CT1 New Nearly Zero Energy Buildings

CT1 supports the delivery of public new Nearly-Zero Energy Buildings (NZEBs), starting from the 2018-target and moving beyond current levels. Member States must implement NZEB requirements for new construction. Implementation for public buildings has started at the end of 2018 and will be a mandatory requirement for all new buildings by the end of 2020. The work under this Team will examine both energy efficiency aspects as well as the use of renewable energy in new buildings.

CT1 focuses on large and complex buildings and a special part is dedicated to public buildings. This work is closely linked to CT2 – Building Codes and many activities will be deployed as collaboration between the two teams. Specific attention will be given to definitions of NZEBs, definitions of nearby renewable energy sources and on how cost-optimality is implemented in the form of requirements for new buildings. Ventilation and indoor air quality will be an important element in the work with NZEBs.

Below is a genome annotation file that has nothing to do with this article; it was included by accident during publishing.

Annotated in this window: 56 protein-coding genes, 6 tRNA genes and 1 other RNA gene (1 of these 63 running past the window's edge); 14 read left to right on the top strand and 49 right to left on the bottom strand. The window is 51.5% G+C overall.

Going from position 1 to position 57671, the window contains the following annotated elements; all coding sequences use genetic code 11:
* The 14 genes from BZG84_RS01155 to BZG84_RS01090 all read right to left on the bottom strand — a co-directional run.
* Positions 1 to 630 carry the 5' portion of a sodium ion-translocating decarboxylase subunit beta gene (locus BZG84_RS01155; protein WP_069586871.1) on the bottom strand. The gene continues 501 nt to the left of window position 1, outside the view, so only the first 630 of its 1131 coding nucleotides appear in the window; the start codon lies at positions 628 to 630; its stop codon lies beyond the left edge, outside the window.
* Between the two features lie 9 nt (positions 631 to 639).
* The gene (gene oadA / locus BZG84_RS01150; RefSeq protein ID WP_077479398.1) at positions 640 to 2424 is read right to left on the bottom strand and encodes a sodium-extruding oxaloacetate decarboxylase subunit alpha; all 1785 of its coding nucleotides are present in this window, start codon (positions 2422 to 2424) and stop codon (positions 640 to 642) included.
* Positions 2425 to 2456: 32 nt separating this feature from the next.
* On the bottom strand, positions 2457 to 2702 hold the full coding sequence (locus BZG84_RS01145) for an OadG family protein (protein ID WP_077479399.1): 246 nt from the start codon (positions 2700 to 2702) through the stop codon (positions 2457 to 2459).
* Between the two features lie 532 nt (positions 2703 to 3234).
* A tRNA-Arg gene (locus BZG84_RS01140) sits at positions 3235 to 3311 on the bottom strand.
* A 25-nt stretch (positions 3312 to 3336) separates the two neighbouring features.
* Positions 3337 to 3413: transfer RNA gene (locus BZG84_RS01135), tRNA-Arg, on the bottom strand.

This Core Team leads work and reports progress on the following articles of the EPBD:
• Article 2 – supporting the national application of the definition of NZEB
• Article 6 on “New Buildings”
• Article 9 on “Nearly zero-energy buildings”.

This includes application of the definitions, development of National Action Plans, and reporting progress in increasing the number of NZEBs.

The Core Team further supports work on development of calculation methodologies and cost-optimality for new buildings (Articles 3 and 5, and Annexes I and III), electro-mobility (Article 8a), certification of and finance for new buildings (Articles 10 and 11).

CT1 supports all articles and elements relevant for NZEB buildings. The key topics for CT1 include:
• Further development of the definition of Nearly-Zero Energy Buildings.
• Nearly-Zero Energy public Buildings from 2019.
• National action plans for NZEBs.
• Levels of Renewable Energy, nearby systems.
• Reporting on NZEB development.
• NZEB development beyond 2021.

Led by the Sustainable Energy Authority of Ireland SEAI (Ireland) – Chris Hughes